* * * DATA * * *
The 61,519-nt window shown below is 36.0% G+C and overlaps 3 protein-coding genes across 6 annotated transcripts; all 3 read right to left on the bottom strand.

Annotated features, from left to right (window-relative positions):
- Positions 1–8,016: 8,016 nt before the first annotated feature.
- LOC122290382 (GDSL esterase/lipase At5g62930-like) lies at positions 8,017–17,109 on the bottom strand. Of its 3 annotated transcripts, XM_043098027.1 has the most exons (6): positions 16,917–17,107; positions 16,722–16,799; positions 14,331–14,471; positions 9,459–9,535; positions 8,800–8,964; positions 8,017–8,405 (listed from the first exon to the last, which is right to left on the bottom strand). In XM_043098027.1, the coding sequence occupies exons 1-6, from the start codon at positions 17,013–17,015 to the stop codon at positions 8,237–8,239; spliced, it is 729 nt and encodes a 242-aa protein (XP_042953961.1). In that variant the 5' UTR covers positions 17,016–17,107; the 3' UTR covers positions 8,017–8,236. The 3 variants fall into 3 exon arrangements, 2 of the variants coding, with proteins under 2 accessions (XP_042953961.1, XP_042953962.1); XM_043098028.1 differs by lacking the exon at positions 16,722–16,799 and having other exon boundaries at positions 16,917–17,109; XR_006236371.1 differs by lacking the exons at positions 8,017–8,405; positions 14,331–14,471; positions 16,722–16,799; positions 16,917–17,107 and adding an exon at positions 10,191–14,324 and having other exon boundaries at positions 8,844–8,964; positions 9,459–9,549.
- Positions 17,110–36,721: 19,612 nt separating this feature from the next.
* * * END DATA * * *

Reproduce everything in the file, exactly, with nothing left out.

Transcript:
The 61,519-nt window shown below is 36.0% G+C and overlaps 3 protein-coding genes across 6 annotated transcripts; all 3 read right to left on the bottom strand.

Annotated features, from left to right (window-relative positions):
- Positions 1–8,016: 8,016 nt before the first annotated feature.
- LOC122290382 (GDSL esterase/lipase At5g62930-like) lies at positions 8,017–17,109 on the bottom strand. Of its 3 annotated transcripts, XM_043098027.1 has the most exons (6): positions 16,917–17,107; positions 16,722–16,799; positions 14,331–14,471; positions 9,459–9,535; positions 8,800–8,964; positions 8,017–8,405 (listed from the first exon to the last, which is right to left on the bottom strand). In XM_043098027.1, the coding sequence occupies exons 1-6, from the start codon at positions 17,013–17,015 to the stop codon at positions 8,237–8,239; spliced, it is 729 nt and encodes a 242-aa protein (XP_042953961.1). In that variant the 5' UTR covers positions 17,016–17,107; the 3' UTR covers positions 8,017–8,236. The 3 variants fall into 3 exon arrangements, 2 of the variants coding, with proteins under 2 accessions (XP_042953961.1, XP_042953962.1); XM_043098028.1 differs by lacking the exon at positions 16,722–16,799 and having other exon boundaries at positions 16,917–17,109; XR_006236371.1 differs by lacking the exons at positions 8,017–8,405; positions 14,331–14,471; positions 16,722–16,799; positions 16,917–17,107 and adding an exon at positions 10,191–14,324 and having other exon boundaries at positions 8,844–8,964; positions 9,459–9,549.
- Positions 17,110–36,721: 19,612 nt separating this feature from the next.